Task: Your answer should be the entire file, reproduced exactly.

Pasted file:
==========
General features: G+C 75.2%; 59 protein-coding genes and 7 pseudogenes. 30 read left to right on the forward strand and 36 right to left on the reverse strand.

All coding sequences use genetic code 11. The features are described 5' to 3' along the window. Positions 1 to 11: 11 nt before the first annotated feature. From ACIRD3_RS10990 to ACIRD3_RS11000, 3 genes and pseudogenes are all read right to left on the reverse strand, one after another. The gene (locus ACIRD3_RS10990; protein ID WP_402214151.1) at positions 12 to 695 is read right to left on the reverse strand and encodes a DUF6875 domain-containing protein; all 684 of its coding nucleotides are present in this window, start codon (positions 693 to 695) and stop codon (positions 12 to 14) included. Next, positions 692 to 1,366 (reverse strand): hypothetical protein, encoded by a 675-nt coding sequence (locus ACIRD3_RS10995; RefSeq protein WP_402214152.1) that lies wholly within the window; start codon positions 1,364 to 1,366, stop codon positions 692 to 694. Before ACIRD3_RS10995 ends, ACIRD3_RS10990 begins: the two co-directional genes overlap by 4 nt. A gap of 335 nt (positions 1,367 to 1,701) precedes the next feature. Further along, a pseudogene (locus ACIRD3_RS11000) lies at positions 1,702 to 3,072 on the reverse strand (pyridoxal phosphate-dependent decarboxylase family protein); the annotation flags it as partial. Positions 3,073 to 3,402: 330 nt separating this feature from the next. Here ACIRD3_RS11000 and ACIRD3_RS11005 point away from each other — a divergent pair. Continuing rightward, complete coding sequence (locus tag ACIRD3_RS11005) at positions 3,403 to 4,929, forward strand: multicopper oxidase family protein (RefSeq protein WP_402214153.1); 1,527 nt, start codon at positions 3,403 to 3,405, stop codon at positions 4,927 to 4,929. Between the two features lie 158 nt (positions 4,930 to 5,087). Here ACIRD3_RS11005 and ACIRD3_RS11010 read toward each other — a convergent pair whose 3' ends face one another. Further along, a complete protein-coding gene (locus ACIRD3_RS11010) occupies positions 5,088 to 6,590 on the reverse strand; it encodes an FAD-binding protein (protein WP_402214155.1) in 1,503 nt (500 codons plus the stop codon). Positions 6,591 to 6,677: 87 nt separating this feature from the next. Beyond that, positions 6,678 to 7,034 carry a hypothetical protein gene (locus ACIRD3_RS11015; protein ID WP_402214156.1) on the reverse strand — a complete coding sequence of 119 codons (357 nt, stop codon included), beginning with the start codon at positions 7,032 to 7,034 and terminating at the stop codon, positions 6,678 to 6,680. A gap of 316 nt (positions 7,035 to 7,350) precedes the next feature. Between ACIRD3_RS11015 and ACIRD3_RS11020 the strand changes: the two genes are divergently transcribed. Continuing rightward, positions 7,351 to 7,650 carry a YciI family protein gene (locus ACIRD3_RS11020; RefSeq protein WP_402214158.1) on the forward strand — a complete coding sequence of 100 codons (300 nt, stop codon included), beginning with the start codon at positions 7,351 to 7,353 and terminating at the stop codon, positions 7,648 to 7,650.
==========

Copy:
General features: G+C 75.2%; 59 protein-coding genes and 7 pseudogenes. 30 read left to right on the forward strand and 36 right to left on the reverse strand.

All coding sequences use genetic code 11. The features are described 5' to 3' along the window. Positions 1 to 11: 11 nt before the first annotated feature. From ACIRD3_RS10990 to ACIRD3_RS11000, 3 genes and pseudogenes are all read right to left on the reverse strand, one after another. The gene (locus ACIRD3_RS10990; protein ID WP_402214151.1) at positions 12 to 695 is read right to left on the reverse strand and encodes a DUF6875 domain-containing protein; all 684 of its coding nucleotides are present in this window, start codon (positions 693 to 695) and stop codon (positions 12 to 14) included. Next, positions 692 to 1,366 (reverse strand): hypothetical protein, encoded by a 675-nt coding sequence (locus ACIRD3_RS10995; RefSeq protein WP_402214152.1) that lies wholly within the window; start codon positions 1,364 to 1,366, stop codon positions 692 to 694. Before ACIRD3_RS10995 ends, ACIRD3_RS10990 begins: the two co-directional genes overlap by 4 nt. A gap of 335 nt (positions 1,367 to 1,701) precedes the next feature. Further along, a pseudogene (locus ACIRD3_RS11000) lies at positions 1,702 to 3,072 on the reverse strand (pyridoxal phosphate-dependent decarboxylase family protein); the annotation flags it as partial. Positions 3,073 to 3,402: 330 nt separating this feature from the next. Here ACIRD3_RS11000 and ACIRD3_RS11005 point away from each other — a divergent pair. Continuing rightward, complete coding sequence (locus tag ACIRD3_RS11005) at positions 3,403 to 4,929, forward strand: multicopper oxidase family protein (RefSeq protein WP_402214153.1); 1,527 nt, start codon at positions 3,403 to 3,405, stop codon at positions 4,927 to 4,929. Between the two features lie 158 nt (positions 4,930 to 5,087). Here ACIRD3_RS11005 and ACIRD3_RS11010 read toward each other — a convergent pair whose 3' ends face one another. Further along, a complete protein-coding gene (locus ACIRD3_RS11010) occupies positions 5,088 to 6,590 on the reverse strand; it encodes an FAD-binding protein (protein WP_402214155.1) in 1,503 nt (500 codons plus the stop codon). Positions 6,591 to 6,677: 87 nt separating this feature from the next. Beyond that, positions 6,678 to 7,034 carry a hypothetical protein gene (locus ACIRD3_RS11015; protein ID WP_402214156.1) on the reverse strand — a complete coding sequence of 119 codons (357 nt, stop codon included), beginning with the start codon at positions 7,032 to 7,034 and terminating at the stop codon, positions 6,678 to 6,680. A gap of 316 nt (positions 7,035 to 7,350) precedes the next feature. Between ACIRD3_RS11015 and ACIRD3_RS11020 the strand changes: the two genes are divergently transcribed. Continuing rightward, positions 7,351 to 7,650 carry a YciI family protein gene (locus ACIRD3_RS11020; RefSeq protein WP_402214158.1) on the forward strand — a complete coding sequence of 100 codons (300 nt, stop codon included), beginning with the start codon at positions 7,351 to 7,353 and terminating at the stop codon, positions 7,648 to 7,650.